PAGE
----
Sustainability Standards as a Path to Rules-Based Connectivity between Europe and Central Asia
Central Asia is located in the heart of Eurasia. It is also in the middle of dynamic geopolitical processes and regional integration initiatives such as the Eurasian Economic Union and the Belt and Road Initiative. The region is a strategic partner for the European Union and the EU New Strategy on Central Asia adopted on June 17, 2019, has recently reconfirmed the interest of the EU in the region. The Strategy seeks to continue promoting regional cooperation, notably on environmental and climate issues, education, the rule of law, inclusive sustainable growth and trade. Within these priority directions, fostering sustainable, comprehensive, and rules-based connectivity is an important pillar of the Strategy.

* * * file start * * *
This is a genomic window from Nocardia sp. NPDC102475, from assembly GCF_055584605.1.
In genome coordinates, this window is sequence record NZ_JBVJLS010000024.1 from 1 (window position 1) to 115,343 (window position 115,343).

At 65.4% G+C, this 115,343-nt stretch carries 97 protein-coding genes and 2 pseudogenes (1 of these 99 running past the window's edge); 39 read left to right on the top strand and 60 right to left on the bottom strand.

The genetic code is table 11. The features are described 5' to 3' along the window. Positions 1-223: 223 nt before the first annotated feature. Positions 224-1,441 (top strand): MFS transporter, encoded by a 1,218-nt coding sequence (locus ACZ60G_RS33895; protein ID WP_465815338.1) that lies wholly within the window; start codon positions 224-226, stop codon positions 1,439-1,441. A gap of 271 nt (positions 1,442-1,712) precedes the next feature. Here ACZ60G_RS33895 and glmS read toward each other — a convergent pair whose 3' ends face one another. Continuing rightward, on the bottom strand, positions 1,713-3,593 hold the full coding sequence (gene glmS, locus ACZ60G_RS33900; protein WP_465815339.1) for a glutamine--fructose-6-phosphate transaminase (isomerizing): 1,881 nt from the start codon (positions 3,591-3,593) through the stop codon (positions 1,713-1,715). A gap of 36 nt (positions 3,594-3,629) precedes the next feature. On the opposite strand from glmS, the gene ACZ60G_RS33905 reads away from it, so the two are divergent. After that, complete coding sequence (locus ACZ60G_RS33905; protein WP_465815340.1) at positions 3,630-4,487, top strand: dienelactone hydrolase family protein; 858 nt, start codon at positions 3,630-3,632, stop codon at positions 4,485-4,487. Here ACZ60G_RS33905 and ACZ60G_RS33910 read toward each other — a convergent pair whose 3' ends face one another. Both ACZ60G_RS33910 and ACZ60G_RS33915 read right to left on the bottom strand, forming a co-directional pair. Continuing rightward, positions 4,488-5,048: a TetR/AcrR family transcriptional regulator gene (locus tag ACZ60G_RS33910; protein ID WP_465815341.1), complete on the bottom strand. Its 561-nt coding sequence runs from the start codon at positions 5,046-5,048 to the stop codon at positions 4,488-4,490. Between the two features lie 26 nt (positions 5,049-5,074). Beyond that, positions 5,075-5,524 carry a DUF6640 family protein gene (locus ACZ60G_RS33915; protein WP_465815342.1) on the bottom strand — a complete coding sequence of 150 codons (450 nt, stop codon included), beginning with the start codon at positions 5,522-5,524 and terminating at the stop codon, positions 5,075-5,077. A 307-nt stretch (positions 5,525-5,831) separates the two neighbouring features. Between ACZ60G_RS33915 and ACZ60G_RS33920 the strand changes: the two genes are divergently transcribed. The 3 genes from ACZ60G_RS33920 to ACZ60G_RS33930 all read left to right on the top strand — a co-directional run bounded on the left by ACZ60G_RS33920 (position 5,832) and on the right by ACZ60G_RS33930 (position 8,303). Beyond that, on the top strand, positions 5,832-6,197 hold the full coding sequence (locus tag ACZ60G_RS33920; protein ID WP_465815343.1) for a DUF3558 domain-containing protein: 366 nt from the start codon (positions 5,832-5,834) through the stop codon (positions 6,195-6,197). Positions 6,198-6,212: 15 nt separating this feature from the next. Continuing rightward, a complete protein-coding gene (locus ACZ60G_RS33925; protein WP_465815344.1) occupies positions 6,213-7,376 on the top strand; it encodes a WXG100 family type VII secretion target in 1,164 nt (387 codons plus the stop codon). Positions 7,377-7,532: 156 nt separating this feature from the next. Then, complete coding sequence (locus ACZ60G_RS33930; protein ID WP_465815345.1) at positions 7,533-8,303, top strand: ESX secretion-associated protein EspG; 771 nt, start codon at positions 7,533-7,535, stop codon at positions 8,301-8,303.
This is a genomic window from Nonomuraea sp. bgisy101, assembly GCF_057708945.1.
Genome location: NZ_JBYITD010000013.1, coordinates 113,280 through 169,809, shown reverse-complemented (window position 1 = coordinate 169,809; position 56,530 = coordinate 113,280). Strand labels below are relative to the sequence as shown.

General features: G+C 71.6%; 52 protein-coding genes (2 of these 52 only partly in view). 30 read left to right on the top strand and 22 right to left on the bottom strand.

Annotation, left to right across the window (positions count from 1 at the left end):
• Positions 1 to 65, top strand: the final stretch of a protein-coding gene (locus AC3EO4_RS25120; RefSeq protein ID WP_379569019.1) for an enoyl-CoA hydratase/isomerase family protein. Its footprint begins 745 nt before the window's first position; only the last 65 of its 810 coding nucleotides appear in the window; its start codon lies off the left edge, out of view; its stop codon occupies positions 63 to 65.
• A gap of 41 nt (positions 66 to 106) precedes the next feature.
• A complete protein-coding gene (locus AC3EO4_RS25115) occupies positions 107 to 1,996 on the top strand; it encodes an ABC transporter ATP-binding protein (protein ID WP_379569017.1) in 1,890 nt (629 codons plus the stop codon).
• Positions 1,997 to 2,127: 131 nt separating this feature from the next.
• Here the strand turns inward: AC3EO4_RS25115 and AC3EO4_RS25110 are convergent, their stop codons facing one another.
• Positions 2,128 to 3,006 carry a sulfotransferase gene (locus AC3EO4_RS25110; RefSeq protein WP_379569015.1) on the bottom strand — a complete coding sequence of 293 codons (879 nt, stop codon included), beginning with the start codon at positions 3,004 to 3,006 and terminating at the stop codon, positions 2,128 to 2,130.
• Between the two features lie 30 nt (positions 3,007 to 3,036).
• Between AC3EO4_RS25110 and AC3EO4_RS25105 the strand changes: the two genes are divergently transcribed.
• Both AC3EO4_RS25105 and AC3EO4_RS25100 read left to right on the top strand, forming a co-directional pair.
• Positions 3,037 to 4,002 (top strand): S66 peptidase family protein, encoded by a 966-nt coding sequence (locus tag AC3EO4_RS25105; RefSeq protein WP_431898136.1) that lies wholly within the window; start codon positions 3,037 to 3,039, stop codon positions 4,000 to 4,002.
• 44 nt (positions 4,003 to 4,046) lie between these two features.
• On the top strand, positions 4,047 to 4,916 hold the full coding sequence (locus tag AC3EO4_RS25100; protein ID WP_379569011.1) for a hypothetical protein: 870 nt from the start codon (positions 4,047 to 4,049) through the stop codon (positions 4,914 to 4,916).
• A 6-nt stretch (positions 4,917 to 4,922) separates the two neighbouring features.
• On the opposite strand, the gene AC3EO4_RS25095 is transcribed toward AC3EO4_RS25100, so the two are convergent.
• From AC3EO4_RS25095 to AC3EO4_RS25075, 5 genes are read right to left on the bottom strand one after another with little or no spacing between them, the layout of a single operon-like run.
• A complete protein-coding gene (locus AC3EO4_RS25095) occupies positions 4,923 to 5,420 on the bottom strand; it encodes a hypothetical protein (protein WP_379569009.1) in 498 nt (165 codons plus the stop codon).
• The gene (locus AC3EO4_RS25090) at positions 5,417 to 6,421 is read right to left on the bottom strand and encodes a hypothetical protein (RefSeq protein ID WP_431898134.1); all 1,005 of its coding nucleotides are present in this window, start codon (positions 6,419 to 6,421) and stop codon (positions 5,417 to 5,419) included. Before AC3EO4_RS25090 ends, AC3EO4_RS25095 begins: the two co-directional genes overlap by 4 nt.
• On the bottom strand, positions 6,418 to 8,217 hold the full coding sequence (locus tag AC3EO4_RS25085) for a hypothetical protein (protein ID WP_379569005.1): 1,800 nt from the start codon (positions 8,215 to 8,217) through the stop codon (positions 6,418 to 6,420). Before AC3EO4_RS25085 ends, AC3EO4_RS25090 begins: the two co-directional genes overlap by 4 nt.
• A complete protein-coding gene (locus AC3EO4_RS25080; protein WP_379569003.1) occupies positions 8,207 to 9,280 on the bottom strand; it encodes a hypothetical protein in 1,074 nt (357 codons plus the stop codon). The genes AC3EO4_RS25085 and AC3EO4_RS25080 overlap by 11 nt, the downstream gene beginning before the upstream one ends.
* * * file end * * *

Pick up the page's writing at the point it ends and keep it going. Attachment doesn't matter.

In this blog, I will address connectivity from the perspective of EU-Central Asia trade relations in a global context which pursues a sustainability agenda in the form of the 2030 Sustainable Development Goals. Despite the impact of COVID, which created a very significant impact on the Sustainable Development Goals, the 2030 agenda will constitute the global framework which will underpin efforts to create greater connectivity. The title of the blog refers to this global agenda and the fact that the future of trade relations will be less about lowering tariffs but more about aligning standards in accordance with sustainable development.
The EU is Central Asia’s main trading partner, accounting for about a third of its overall external trade. However, Central Asian countries export to the EU only a few commodities, that represent less than 1% of the EU imports. This means there is a potential for growth in trade through diversification, and better connectivity can contribute to greater access to the EU markets.